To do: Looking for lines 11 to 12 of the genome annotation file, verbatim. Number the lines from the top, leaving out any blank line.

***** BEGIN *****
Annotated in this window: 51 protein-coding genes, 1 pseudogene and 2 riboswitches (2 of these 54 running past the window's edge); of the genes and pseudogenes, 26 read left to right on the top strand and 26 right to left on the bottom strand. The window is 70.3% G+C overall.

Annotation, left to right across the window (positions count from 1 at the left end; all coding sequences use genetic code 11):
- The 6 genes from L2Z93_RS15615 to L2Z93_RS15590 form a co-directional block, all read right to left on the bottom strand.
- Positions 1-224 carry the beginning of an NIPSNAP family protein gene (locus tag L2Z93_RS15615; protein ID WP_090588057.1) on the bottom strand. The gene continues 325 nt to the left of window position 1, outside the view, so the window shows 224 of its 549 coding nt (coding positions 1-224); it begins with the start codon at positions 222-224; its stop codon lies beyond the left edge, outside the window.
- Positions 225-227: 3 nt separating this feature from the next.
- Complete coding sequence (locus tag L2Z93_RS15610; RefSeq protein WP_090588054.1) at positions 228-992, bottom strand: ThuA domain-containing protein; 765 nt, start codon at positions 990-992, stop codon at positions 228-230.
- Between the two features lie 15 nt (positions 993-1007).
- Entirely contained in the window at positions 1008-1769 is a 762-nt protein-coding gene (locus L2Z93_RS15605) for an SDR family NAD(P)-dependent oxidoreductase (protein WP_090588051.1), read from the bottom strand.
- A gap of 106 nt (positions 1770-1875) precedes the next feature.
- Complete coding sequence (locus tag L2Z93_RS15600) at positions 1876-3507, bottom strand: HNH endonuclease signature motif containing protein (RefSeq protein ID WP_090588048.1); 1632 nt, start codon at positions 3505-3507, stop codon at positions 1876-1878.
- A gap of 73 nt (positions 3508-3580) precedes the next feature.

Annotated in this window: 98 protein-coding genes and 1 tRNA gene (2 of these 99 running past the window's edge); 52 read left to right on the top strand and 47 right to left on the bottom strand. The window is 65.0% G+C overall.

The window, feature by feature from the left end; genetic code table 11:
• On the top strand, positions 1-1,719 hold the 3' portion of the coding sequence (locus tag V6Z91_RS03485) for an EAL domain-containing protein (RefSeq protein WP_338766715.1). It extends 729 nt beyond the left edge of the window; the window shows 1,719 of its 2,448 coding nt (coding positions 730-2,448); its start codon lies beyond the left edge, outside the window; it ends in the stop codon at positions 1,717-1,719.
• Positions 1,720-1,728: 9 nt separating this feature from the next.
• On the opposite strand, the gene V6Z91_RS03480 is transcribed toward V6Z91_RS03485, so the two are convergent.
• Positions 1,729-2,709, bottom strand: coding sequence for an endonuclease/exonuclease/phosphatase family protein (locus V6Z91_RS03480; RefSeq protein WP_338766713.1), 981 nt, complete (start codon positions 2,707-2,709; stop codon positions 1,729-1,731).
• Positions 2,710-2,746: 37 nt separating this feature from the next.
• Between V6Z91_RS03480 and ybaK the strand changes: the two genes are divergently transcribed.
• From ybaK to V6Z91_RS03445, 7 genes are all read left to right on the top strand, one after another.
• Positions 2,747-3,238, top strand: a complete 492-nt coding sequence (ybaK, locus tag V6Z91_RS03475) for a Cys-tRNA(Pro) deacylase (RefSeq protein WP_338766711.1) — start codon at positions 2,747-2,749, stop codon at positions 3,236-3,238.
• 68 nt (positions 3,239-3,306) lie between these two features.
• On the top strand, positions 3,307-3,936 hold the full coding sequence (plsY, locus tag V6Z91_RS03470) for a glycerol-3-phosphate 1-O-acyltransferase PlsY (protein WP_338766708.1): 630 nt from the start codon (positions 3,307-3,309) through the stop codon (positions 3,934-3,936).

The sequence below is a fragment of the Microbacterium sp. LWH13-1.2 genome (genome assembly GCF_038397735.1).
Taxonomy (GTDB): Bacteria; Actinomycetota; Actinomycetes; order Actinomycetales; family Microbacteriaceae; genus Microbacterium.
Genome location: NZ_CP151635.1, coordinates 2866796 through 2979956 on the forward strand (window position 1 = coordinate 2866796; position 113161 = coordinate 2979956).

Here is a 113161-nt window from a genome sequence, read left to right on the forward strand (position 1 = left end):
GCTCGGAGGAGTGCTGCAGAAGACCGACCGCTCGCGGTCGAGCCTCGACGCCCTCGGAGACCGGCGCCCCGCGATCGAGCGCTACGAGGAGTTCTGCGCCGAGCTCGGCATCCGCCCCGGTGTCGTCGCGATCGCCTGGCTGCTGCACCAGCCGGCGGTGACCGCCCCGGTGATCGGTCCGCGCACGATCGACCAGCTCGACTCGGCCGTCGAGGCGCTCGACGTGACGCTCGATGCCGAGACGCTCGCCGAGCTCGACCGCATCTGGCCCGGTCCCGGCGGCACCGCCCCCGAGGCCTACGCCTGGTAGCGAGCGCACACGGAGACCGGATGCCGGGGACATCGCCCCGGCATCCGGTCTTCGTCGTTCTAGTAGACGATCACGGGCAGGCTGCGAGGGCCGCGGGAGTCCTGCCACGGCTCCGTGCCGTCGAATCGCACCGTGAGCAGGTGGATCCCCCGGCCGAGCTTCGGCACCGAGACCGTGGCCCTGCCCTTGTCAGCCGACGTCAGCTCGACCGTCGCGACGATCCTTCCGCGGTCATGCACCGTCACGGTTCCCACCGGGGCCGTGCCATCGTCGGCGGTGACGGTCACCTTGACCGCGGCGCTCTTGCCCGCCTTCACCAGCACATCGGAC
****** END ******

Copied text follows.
- A gap of 73 nt (positions 3508-3580) precedes the next feature.

Annotated in this window: 98 protein-coding genes and 1 tRNA gene (2 of these 99 running past the window's edge); 52 read left to right on the top strand and 47 right to left on the bottom strand. The window is 65.0% G+C overall.